- Remy the rat becomes the latest high-tech kitchen gadget in Pixar's Ratatouille.
Gusteau also seems to be guiding writer/director Brad Bird. Bird might make "cartoons" -- a form usually granted the artistic cred of slasher movies -- but he should be considered one of America's most inspired and imaginative storytellers. In Ratatouille, he's taken the raw ingredients of a kiddie matinee and whipped them into a heady brew, delicious for kids and parents alike.
This shouldn't surprise anyone who saw Bird's two previous features: The Incredibles, about a superhero family hiding in suburbia, and The Iron Giant, whose extraterrestrial robot was more humane than the flesh-and-blood agents hot on his trail. Like that movie, Ratatouille gives us a non-human being unwilling to accept the role assigned to him by society.
When we first meet young Remy (well-voiced by comedian Patton Oswalt), his exceptional olfactory gifts have reduced him to serving as "poison sniffer" for his father (Brian Dennehy), brother, and the other garbage-foraging members of their colony. But Remy prefers to raid the "good stuff," so he spends his time in the kitchen of an elderly Parisian widow, whose attic serves as the colony's latest home. Letting his nose guide him, he combines fresh fruits, cheeses, and spices in an array of exotic combinations. And when Remy bites into some new flavor, he actually "sees" the taste in a series of shapes and colors, a sort of G-rated acid trip.
Soon, opportunity strikes in the form of a forced eviction -- "Raid!" -- that separates Remy from his family. He winds up at Gusteau's, the flagship restaurant of his favorite chef, which has been reduced to a glorified tourist stop after the death of its owner and the removal of one of its five stars by an influential food critic, Anton Ego (Peter O'Toole).
As luck would have it, Remy's arrival coincides with that of Linguini (Lou Romano), who comes looking for work and is promptly assigned to garbage duty by the kitchen's resident dictator, Skinner (Ian Holm). Linguini shares Remy's cooking dreams, but not his natural gifts in the kitchen. But with a little help from a certain four-legged intruder -- who can't verbally communicate with Linguini, but can control his limbs by strategically yanking the curls atop his head -- voilà! From trash heap to magnifique!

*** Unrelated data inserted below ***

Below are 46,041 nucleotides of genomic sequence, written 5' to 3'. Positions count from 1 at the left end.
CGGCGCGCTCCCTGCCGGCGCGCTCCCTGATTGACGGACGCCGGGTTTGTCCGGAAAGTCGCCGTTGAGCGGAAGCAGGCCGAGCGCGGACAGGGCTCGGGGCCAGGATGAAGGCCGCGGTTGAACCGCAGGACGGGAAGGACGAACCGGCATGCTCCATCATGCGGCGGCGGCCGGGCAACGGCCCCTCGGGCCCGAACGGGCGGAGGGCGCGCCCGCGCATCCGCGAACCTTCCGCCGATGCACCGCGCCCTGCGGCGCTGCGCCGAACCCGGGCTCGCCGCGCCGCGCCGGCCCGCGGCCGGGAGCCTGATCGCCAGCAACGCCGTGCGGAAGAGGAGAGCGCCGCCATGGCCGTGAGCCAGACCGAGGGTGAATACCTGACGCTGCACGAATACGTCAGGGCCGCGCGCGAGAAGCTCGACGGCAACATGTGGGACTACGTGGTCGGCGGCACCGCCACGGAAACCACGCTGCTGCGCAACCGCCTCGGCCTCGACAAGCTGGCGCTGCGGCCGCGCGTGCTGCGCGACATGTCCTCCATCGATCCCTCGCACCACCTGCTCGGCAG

The Pixar-produced Ratatouille was started by another director but taken over by Bird well into the process, which seems to result in some unevenness. But the film is unmistakably Bird's, especially in its focus on the disparity between lives confined to ordinariness and lives destined for Olympian heights. Remy is torn about having exceptional gifts in a world that seems to crave mediocrity. (Note kitchen-ruler Skinner, who longs to plaster Gusteau's mug on a brand of TV dinners.) The film also vividly exults in the pleasures of haute cuisine -- a slow-food movie for a fast-food nation, distributed, oddly, by a company known for its McDonald's marketing tie-ins.
Ego turns out to be the film's villain in more ways than one. Figuratively, it's a bout of ill-timed hubris that convinces Linguini that the puppet can function without its master. Literally, it's the fearsome food critic Anton Ego, who lives in a coffin-shaped house and looks like Count Dracula's malnourished brother.
All of which makes Ratatouille sound like a hipster family film that sails over the heads of its intended audience. But fret not, parents: The movie is as much a feast for the senses as it is food for thought, from the dazzling photo-realism of its creatures to the impressionistic views of city life.
Indeed, in today's DIY moviemaking culture, anyone can direct, but only Brad Bird could have made Ratatouille.